Android and openness is something we talk about all the time, but the recent developments in the industry point towards inherent flaws with this very premise. Be it from bloggers, political institutions or corporations, Android is seemingly not open enough. The “War on Openness” is ironically becoming an open war, where many players are increasing their stakes and scope to try and land a bigger hold - or at the very least, restrict Google’s - on what is the world’s...
Happy New Year from XDA-Developers!
As we pass into 2011 we enter a new decade, hopefully this year was great for you and your family and we wish you only the best in the New Year. This year at XDA we have made many milestones and hope to see much more development in the coming years. Some of the things we have done at XDA this past year is:
- Added Non-HTC Phones to the forum.
- Rooted countless devices.
- Made global news multiple times from Exclusive developments.
- Booted Android onto Windows Mobile Devices
- Redesigned the Forum Overall
- Moved to a new Wiki
- Reached 3 Million Members.
- Performed some enormous feats of development with devices such as the HTC HD2, Droid Eris, and many more.
- And much more!
To all the developers keep up the great work and to everyone, we here at XDA would like to raise a glass.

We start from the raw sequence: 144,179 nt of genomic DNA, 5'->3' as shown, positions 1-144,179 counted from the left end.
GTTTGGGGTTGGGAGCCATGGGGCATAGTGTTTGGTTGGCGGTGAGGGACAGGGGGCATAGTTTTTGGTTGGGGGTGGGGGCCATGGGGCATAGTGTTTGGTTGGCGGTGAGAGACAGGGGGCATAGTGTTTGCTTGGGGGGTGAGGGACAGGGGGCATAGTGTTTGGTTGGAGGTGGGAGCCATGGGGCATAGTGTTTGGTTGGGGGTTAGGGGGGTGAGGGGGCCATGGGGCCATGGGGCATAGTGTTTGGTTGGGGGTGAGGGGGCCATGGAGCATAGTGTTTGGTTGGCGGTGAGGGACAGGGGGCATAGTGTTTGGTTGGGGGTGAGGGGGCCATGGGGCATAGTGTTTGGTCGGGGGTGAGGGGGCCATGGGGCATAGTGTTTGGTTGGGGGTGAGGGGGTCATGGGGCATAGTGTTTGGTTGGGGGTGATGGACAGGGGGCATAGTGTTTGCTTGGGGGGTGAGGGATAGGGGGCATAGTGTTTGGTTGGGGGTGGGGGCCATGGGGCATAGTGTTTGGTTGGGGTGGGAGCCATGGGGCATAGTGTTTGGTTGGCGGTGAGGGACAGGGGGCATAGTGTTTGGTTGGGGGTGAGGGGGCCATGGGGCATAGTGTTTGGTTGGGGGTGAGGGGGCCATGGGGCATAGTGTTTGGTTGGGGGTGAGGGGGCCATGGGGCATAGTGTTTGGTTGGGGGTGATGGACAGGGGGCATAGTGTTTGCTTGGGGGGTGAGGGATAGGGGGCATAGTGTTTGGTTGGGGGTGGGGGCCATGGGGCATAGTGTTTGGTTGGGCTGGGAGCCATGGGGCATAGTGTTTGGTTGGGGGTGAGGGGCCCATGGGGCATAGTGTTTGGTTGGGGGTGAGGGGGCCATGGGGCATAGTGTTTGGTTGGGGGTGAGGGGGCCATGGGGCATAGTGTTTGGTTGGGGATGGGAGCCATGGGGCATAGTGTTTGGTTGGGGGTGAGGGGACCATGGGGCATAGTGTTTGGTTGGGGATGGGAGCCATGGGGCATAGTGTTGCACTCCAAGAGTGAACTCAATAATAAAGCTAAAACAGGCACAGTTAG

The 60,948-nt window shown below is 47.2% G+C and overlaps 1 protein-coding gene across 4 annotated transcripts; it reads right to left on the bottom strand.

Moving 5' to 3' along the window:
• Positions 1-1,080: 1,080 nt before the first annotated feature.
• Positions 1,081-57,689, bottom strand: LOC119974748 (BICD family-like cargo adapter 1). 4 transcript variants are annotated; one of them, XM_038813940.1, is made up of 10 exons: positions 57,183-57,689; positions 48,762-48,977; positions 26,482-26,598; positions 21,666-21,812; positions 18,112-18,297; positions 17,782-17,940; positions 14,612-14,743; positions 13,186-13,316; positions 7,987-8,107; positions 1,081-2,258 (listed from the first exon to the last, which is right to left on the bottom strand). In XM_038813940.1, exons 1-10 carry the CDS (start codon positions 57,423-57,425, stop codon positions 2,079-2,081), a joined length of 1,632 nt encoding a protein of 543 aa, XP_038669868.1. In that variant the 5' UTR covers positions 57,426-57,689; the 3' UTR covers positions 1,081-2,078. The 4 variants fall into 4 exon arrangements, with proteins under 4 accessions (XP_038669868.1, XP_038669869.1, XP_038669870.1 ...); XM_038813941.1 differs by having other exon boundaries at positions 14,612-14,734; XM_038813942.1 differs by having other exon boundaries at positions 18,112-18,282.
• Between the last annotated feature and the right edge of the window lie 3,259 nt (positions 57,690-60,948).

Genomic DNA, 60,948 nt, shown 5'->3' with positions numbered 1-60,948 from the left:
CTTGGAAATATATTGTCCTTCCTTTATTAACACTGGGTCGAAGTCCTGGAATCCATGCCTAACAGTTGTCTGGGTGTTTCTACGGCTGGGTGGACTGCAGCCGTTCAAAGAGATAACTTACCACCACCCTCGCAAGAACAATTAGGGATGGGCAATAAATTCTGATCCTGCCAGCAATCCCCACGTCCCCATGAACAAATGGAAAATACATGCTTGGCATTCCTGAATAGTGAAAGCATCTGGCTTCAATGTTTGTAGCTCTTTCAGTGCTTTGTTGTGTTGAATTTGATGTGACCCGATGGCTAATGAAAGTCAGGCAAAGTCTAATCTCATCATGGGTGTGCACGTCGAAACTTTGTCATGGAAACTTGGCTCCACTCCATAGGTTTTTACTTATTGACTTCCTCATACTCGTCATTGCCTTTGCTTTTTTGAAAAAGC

Cheers from all the XDA News Writers, Moderators, and Administrators, we wish you the best in 2011!
Also big thanks to Adiliyo for the graphic!
Want something on the XDA Portal? Send us a tip!
Smartphone cameras have advanced so tremendously over the past few years that they have almost completely replaced point and shoot digital cameras for the most of us. Furthermore, since our smartphones are always with us, the majority of us end up taking tons of photos throughout the lifespan of our devices. But what happens to all the old photos you take? Do you store them on an external hard-drive or keep them backed up to an online cloud service like Flickr? Let us know what your favorite way of storing old photos is and why.
Before the release of Android 5.0 Lollipop, the Holo Design guidelines served as the official reference for Android design, right from IceCream Sandwich to KitKat. However, updates to the guidelines were few and far between, leading to a lack of synchronization between Android design and current UI/UX trends. Google seems to have learned from their mistake the last time around, and earlier this week, a significant update was released for the Material Design guidelines, marking the second revision in less...